5 Visually Striking Films | #LazyBlogging

I don’t know about you guys, but I love me a good-looking film. While it’s important to have a good concept and story, with film being a very visual media, it’s important that it’s also pleasing to the eye. For me personally, cinematography is what really pulls me into a film and makes me feel completely enveloped into that world. Here are a few films, in no particular order, that I think are visual storytelling at its best.

The Grand Budapest Hotel


Probably the first thing that comes to most people’s minds when mentioning visually stunning films is Wes Anderson’s Grand Budapest Hotel. A modern classic, Anderson goes wild with visual experimentation. Set in two eras, the 60s and 30s, Anderson cleverly lights them differently and differs the production design slightly. I love the reds and pinks in the scenes set in the 30s, and the warmer yellows and oranges from the scenes set in the 60s. It’s a really smart device to really put you in the moment.



Directed by Spike Jonze, Her has one of my favourite colour palettes in any film ever. It’s set in the future, and the concept is based very much around technology, however it still has a very nostalgic quality. Instead of instilling harsh blues and greys which we often associate with modern technology, cinematographer Hoyte Van Hoytema eliminated these colours almost completely and favours warmer brighter tones. Jonze’s quote perfectly explains how the film’s visuals  make you feel: “We wanted a kind of clean, calm, warm utopian future that has the same struggles and longings to connect that you find everywhere; feelings of isolation and loneliness. I wanted to tap into that a bit.”



You most likely saw this one coming. Think what you will about Christopher Nolan’s award-winning piece, but Inception is pretty impressive when it comes to visual effects. He used just about every special effect under the sun in order to create a world of dream sequences that literally make you question reality and if you’re actually dreaming. And the amazing thing is, not all of it is CGI either. For example, the hallway fight scene was actually man-made, as Nolan actually had a 100-foot-long rotating hallway built, and locked down the camera to rotate with it, to make it look like the actors were defying gravity.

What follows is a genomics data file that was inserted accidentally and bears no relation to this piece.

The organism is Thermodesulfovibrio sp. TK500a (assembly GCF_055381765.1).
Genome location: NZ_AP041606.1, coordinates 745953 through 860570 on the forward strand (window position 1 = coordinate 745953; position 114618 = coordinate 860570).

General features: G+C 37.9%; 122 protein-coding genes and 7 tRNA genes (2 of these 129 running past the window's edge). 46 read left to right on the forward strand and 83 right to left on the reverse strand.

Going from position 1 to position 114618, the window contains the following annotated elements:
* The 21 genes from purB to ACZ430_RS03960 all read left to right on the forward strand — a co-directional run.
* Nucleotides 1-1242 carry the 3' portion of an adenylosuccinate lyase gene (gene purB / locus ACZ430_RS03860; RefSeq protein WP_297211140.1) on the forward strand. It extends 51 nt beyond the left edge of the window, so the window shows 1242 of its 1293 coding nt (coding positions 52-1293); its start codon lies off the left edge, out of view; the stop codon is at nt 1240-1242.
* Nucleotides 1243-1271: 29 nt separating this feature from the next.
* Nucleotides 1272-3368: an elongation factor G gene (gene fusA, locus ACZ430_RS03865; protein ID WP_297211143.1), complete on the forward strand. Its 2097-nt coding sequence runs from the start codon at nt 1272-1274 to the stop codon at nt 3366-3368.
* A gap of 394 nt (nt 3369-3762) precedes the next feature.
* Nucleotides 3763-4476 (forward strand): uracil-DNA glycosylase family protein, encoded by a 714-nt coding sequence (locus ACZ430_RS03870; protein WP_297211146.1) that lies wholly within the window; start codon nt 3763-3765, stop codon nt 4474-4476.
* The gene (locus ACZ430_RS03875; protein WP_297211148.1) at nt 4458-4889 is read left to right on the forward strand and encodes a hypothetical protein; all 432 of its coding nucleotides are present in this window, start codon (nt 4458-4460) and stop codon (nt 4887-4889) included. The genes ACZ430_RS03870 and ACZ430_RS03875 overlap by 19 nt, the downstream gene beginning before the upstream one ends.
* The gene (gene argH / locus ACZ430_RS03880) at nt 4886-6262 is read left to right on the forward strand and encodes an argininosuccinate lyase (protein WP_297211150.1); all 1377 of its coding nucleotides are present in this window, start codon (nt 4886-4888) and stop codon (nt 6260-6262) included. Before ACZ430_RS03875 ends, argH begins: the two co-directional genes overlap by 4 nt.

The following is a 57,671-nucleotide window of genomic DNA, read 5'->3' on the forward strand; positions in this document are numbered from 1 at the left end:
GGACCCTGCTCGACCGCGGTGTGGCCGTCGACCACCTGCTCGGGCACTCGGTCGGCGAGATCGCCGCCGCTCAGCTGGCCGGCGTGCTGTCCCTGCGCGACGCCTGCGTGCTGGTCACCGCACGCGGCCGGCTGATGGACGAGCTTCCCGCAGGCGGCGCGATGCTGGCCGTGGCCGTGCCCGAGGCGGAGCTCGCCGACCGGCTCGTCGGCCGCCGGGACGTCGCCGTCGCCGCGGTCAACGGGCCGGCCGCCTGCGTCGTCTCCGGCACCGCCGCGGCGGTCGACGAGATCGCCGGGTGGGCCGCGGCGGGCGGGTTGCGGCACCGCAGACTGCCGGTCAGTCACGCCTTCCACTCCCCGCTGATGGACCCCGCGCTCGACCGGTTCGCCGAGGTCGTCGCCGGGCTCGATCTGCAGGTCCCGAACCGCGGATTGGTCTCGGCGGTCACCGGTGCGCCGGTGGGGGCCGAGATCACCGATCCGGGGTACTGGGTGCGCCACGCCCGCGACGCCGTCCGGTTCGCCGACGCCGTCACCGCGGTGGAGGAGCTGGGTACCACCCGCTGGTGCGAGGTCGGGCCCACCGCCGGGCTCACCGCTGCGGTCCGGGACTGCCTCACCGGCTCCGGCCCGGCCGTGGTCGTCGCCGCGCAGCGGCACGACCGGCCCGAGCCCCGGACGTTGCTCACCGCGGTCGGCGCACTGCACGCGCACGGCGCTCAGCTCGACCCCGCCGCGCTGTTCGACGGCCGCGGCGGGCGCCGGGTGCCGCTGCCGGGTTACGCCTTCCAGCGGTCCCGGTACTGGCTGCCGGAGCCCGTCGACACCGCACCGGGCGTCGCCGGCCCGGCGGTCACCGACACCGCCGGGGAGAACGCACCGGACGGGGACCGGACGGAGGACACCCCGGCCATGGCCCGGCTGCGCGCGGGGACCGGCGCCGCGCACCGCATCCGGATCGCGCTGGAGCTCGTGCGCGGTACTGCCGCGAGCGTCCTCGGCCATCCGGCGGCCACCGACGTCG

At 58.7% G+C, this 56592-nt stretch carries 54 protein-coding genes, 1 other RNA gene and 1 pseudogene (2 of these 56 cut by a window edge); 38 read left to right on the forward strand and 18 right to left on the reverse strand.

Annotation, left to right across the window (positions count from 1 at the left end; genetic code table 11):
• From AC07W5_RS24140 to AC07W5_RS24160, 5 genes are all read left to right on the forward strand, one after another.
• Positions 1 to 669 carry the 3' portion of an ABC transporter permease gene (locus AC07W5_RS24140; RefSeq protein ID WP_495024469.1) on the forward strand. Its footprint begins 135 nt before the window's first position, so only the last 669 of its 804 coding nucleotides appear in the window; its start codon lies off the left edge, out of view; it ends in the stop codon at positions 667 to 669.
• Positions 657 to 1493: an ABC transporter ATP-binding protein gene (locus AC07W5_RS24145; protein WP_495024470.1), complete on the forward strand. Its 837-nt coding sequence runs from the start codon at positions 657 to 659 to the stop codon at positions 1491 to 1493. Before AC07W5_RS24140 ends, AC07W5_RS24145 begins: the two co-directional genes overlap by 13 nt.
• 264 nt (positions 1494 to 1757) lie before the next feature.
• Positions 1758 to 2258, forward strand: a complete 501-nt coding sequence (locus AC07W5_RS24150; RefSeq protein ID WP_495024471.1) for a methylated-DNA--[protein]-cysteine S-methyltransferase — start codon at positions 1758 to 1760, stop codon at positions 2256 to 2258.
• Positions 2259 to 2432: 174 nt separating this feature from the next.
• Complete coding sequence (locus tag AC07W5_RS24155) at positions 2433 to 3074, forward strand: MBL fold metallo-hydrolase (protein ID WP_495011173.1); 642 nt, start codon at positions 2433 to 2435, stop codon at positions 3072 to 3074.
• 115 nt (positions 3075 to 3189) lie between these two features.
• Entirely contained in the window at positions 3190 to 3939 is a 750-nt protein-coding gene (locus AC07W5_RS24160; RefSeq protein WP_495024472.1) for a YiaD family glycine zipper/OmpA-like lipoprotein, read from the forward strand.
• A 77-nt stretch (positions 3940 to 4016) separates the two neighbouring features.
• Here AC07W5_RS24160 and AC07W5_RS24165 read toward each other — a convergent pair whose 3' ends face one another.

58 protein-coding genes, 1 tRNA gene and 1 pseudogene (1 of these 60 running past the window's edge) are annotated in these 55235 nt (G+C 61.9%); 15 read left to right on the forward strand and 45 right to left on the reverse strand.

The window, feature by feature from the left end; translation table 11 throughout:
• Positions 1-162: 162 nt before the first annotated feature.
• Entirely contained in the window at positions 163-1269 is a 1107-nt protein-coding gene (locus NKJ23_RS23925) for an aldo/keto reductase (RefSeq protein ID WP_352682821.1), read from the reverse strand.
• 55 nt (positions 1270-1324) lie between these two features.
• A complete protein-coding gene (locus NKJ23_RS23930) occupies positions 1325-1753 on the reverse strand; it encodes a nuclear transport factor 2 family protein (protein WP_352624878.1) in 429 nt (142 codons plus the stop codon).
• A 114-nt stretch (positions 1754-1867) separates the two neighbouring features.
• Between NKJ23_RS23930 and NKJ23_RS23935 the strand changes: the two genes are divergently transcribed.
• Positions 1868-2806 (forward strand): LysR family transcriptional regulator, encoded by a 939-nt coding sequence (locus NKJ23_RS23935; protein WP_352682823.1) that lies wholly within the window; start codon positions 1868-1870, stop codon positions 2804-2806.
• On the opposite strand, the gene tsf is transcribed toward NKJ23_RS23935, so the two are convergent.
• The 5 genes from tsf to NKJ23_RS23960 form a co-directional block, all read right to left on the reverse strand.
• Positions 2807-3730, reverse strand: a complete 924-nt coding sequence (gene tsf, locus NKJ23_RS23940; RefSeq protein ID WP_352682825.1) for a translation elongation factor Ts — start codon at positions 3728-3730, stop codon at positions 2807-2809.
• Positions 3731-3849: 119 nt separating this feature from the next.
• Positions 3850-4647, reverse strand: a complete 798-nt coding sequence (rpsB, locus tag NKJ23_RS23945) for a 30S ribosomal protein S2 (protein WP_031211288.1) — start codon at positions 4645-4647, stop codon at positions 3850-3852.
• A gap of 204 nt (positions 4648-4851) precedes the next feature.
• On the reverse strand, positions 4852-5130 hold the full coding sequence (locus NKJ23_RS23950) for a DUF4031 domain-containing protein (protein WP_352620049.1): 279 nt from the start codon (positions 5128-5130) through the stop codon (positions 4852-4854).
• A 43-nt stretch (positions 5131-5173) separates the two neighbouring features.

This may be a film that you wouldn’t expect to see in a list like this, but Tangled has stunning visuals from start to finish, and its no wonder, since Tangled is one of Disney’s most expensive animated films, costing them a whopping $260 million to make. It certainly pays off. From the details in Rapunzel’s hair is incredible to the infamous lantern scene with all the romantic peach, pink and yellow tones, everything is beautifully done.



Much like Inception, Interstellar is packed full of special effects, probably because it’s another Christopher Nolan classic. It borrows from films like 2001: A Space Odessy and takes it one step further, working with qualified astrophysicists get the science and visual presentation of black holes, wormholes and other cosmic phenomena right. And fun fact: the cinematography was done by Hoyte van Hoytema, the same guy who did Her.

Do you agree with this list? What are your favourite visually striking films?

This post is a part of the #LazyBlogging project. Check out Katie’s blog tomorrow and Jess’ on Thursday for more posts!

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8 thoughts on “5 Visually Striking Films | #LazyBlogging

  1. Looooove Tangled, that lantern scene was spectacular! Loved Interstellar too! Just had a look on Netflix and spotted The Grand Budapest Hotel is on there, so that’s going to be tonight’s pick! Thanks! x

    Liked by 1 person

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